Opposition Politics and Urban Service Delivery in Kampala, Uganda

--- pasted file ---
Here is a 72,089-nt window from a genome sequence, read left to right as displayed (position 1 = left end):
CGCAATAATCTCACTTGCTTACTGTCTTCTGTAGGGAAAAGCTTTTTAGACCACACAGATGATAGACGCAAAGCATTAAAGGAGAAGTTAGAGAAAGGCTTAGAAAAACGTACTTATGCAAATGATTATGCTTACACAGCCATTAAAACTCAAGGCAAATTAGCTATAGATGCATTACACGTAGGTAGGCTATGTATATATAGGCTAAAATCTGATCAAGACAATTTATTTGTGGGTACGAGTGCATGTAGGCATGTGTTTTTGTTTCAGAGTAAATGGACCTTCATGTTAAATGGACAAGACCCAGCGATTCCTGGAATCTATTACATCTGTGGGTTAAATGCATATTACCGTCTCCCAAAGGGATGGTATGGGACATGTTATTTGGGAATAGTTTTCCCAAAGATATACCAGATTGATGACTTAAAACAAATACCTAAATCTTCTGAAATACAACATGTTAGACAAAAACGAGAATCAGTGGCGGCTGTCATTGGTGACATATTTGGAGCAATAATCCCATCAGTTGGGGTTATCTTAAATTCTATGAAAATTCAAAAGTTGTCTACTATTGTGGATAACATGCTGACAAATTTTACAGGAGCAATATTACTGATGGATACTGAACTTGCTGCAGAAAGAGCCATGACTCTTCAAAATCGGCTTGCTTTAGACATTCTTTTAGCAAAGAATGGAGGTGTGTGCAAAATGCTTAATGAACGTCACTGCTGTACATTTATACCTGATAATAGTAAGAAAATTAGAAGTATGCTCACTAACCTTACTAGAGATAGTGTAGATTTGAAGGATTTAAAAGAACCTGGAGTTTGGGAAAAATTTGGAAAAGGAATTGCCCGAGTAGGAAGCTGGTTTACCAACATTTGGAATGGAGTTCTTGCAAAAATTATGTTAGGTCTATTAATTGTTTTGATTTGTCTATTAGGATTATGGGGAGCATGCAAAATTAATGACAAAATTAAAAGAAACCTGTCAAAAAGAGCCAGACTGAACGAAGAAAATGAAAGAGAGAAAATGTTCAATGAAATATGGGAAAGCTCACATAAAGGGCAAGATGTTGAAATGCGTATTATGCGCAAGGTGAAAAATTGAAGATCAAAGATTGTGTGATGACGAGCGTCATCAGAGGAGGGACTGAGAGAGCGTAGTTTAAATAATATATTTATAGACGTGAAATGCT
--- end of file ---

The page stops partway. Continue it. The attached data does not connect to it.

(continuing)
Uganda, like other African countries, has implemented reforms to decentralize political authority to local governments and reintroduce multiparty elections. This combination creates opportunities for national partisan struggles to emerge in local arenas and influence local service delivery. This study explores how partisan politics affects urban service delivery in Uganda through an examination of service provision by Kampala City Council and recent reforms to recentralize control over Kampala. I find that partisan politics undermines service delivery Kampala in several ways, including through financing, tax policy, and even direct interference in the policies and decisions made by the city council.